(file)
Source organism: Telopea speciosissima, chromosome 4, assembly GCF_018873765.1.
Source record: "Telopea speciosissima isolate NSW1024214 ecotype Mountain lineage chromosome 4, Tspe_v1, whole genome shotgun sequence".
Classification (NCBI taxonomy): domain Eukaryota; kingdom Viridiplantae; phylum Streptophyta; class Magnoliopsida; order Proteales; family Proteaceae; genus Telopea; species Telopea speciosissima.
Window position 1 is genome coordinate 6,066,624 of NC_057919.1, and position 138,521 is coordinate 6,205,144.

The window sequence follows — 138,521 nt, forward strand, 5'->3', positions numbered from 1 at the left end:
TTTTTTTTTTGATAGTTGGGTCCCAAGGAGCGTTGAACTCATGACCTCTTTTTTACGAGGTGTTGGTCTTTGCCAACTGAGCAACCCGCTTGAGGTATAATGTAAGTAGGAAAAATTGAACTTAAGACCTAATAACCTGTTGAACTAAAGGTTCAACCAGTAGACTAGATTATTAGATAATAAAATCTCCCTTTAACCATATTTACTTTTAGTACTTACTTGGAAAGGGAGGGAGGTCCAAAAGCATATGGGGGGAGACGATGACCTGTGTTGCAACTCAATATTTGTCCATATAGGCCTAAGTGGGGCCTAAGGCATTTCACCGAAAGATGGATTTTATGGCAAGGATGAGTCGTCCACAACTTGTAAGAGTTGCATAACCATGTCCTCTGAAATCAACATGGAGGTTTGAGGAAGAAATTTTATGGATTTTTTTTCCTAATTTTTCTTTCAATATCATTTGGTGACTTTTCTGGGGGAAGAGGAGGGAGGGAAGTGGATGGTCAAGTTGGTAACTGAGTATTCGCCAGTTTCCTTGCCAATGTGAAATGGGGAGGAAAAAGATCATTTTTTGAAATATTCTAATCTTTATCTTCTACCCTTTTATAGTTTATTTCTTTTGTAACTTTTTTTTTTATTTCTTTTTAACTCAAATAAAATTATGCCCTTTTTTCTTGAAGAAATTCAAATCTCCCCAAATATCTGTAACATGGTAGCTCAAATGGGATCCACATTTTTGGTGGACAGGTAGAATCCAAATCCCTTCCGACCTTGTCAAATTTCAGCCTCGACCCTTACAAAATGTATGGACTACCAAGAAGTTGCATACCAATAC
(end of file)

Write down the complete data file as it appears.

Source organism: Telopea speciosissima, chromosome 4, assembly GCF_018873765.1.
Source record: "Telopea speciosissima isolate NSW1024214 ecotype Mountain lineage chromosome 4, Tspe_v1, whole genome shotgun sequence".
Classification (NCBI taxonomy): domain Eukaryota; kingdom Viridiplantae; phylum Streptophyta; class Magnoliopsida; order Proteales; family Proteaceae; genus Telopea; species Telopea speciosissima.
Window position 1 is genome coordinate 6,066,624 of NC_057919.1, and position 138,521 is coordinate 6,205,144.

The window sequence follows — 138,521 nt, forward strand, 5'->3', positions numbered from 1 at the left end:
TTTTTTTTTTGATAGTTGGGTCCCAAGGAGCGTTGAACTCATGACCTCTTTTTTACGAGGTGTTGGTCTTTGCCAACTGAGCAACCCGCTTGAGGTATAATGTAAGTAGGAAAAATTGAACTTAAGACCTAATAACCTGTTGAACTAAAGGTTCAACCAGTAGACTAGATTATTAGATAATAAAATCTCCCTTTAACCATATTTACTTTTAGTACTTACTTGGAAAGGGAGGGAGGTCCAAAAGCATATGGGGGGAGACGATGACCTGTGTTGCAACTCAATATTTGTCCATATAGGCCTAAGTGGGGCCTAAGGCATTTCACCGAAAGATGGATTTTATGGCAAGGATGAGTCGTCCACAACTTGTAAGAGTTGCATAACCATGTCCTCTGAAATCAACATGGAGGTTTGAGGAAGAAATTTTATGGATTTTTTTTCCTAATTTTTCTTTCAATATCATTTGGTGACTTTTCTGGGGGAAGAGGAGGGAGGGAAGTGGATGGTCAAGTTGGTAACTGAGTATTCGCCAGTTTCCTTGCCAATGTGAAATGGGGAGGAAAAAGATCATTTTTTGAAATATTCTAATCTTTATCTTCTACCCTTTTATAGTTTATTTCTTTTGTAACTTTTTTTTTTATTTCTTTTTAACTCAAATAAAATTATGCCCTTTTTTCTTGAAGAAATTCAAATCTCCCCAAATATCTGTAACATGGTAGCTCAAATGGGATCCACATTTTTGGTGGACAGGTAGAATCCAAATCCCTTCCGACCTTGTCAAATTTCAGCCTCGACCCTTACAAAATGTATGGACTACCAAGAAGTTGCATACCAATAC